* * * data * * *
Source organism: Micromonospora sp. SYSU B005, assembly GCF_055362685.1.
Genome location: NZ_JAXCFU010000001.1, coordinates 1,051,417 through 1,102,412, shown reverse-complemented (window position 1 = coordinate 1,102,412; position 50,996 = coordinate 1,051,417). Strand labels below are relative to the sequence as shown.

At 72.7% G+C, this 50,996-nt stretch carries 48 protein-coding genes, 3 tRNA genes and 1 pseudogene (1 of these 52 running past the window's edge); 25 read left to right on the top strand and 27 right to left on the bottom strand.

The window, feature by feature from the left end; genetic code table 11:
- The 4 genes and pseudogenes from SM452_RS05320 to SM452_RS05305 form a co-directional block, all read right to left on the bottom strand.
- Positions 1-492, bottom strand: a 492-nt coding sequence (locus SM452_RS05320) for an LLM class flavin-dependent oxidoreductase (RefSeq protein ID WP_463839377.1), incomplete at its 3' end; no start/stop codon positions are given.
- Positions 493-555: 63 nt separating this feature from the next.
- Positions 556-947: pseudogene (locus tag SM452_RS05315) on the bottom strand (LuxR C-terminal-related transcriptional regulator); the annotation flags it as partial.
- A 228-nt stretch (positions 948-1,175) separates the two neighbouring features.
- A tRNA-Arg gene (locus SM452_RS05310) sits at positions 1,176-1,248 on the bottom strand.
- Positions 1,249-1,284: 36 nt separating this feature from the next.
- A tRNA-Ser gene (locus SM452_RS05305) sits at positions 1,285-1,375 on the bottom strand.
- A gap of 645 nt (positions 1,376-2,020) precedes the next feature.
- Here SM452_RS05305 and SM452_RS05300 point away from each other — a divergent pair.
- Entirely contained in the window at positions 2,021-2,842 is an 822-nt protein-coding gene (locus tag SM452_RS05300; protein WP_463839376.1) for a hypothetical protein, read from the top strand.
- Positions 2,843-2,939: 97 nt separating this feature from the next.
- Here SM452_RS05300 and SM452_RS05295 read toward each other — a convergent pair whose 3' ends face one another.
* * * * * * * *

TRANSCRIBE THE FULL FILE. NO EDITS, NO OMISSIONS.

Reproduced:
Source organism: Micromonospora sp. SYSU B005, assembly GCF_055362685.1.
Genome location: NZ_JAXCFU010000001.1, coordinates 1,051,417 through 1,102,412, shown reverse-complemented (window position 1 = coordinate 1,102,412; position 50,996 = coordinate 1,051,417). Strand labels below are relative to the sequence as shown.

At 72.7% G+C, this 50,996-nt stretch carries 48 protein-coding genes, 3 tRNA genes and 1 pseudogene (1 of these 52 running past the window's edge); 25 read left to right on the top strand and 27 right to left on the bottom strand.

The window, feature by feature from the left end; genetic code table 11:
- The 4 genes and pseudogenes from SM452_RS05320 to SM452_RS05305 form a co-directional block, all read right to left on the bottom strand.
- Positions 1-492, bottom strand: a 492-nt coding sequence (locus SM452_RS05320) for an LLM class flavin-dependent oxidoreductase (RefSeq protein ID WP_463839377.1), incomplete at its 3' end; no start/stop codon positions are given.
- Positions 493-555: 63 nt separating this feature from the next.
- Positions 556-947: pseudogene (locus tag SM452_RS05315) on the bottom strand (LuxR C-terminal-related transcriptional regulator); the annotation flags it as partial.
- A 228-nt stretch (positions 948-1,175) separates the two neighbouring features.
- A tRNA-Arg gene (locus SM452_RS05310) sits at positions 1,176-1,248 on the bottom strand.
- Positions 1,249-1,284: 36 nt separating this feature from the next.
- A tRNA-Ser gene (locus SM452_RS05305) sits at positions 1,285-1,375 on the bottom strand.
- A gap of 645 nt (positions 1,376-2,020) precedes the next feature.
- Here SM452_RS05305 and SM452_RS05300 point away from each other — a divergent pair.
- Entirely contained in the window at positions 2,021-2,842 is an 822-nt protein-coding gene (locus tag SM452_RS05300; protein WP_463839376.1) for a hypothetical protein, read from the top strand.
- Positions 2,843-2,939: 97 nt separating this feature from the next.
- Here SM452_RS05300 and SM452_RS05295 read toward each other — a convergent pair whose 3' ends face one another.